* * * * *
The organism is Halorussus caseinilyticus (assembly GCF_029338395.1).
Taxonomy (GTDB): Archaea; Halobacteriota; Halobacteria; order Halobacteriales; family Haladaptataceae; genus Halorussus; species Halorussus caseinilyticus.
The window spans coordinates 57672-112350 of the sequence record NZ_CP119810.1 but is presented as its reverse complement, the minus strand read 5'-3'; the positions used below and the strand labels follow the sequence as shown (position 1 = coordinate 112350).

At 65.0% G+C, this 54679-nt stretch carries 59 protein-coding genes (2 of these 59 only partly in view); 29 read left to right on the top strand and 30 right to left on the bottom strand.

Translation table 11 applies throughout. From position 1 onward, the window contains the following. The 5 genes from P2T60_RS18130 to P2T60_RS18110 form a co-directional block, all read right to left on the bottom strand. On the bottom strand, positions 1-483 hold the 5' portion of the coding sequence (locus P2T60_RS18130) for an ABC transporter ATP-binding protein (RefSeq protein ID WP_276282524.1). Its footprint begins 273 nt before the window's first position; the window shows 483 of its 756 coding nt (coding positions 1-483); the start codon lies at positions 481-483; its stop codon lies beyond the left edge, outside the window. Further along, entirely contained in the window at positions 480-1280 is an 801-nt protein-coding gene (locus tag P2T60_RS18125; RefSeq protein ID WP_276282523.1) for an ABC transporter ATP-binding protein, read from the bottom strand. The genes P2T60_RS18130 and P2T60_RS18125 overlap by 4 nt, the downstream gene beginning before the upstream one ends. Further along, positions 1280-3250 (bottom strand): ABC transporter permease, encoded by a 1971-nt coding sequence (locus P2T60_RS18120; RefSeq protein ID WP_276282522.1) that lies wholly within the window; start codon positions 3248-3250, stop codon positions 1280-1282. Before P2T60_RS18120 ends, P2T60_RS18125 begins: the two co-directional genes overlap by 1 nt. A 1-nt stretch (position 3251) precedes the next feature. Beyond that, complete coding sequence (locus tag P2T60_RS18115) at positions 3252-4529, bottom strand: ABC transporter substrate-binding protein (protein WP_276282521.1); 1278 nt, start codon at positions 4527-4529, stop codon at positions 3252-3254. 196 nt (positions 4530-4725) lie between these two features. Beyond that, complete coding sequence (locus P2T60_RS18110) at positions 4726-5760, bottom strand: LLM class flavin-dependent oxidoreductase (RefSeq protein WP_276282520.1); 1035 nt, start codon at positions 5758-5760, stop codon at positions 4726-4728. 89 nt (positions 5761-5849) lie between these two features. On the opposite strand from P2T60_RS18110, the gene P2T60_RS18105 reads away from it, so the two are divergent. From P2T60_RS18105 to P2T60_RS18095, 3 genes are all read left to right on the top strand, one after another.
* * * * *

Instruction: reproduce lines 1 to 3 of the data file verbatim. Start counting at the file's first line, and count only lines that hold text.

The organism is Halorussus caseinilyticus (assembly GCF_029338395.1).
Taxonomy (GTDB): Archaea; Halobacteriota; Halobacteria; order Halobacteriales; family Haladaptataceae; genus Halorussus; species Halorussus caseinilyticus.
The window spans coordinates 57672-112350 of the sequence record NZ_CP119810.1 but is presented as its reverse complement, the minus strand read 5'-3'; the positions used below and the strand labels follow the sequence as shown (position 1 = coordinate 112350).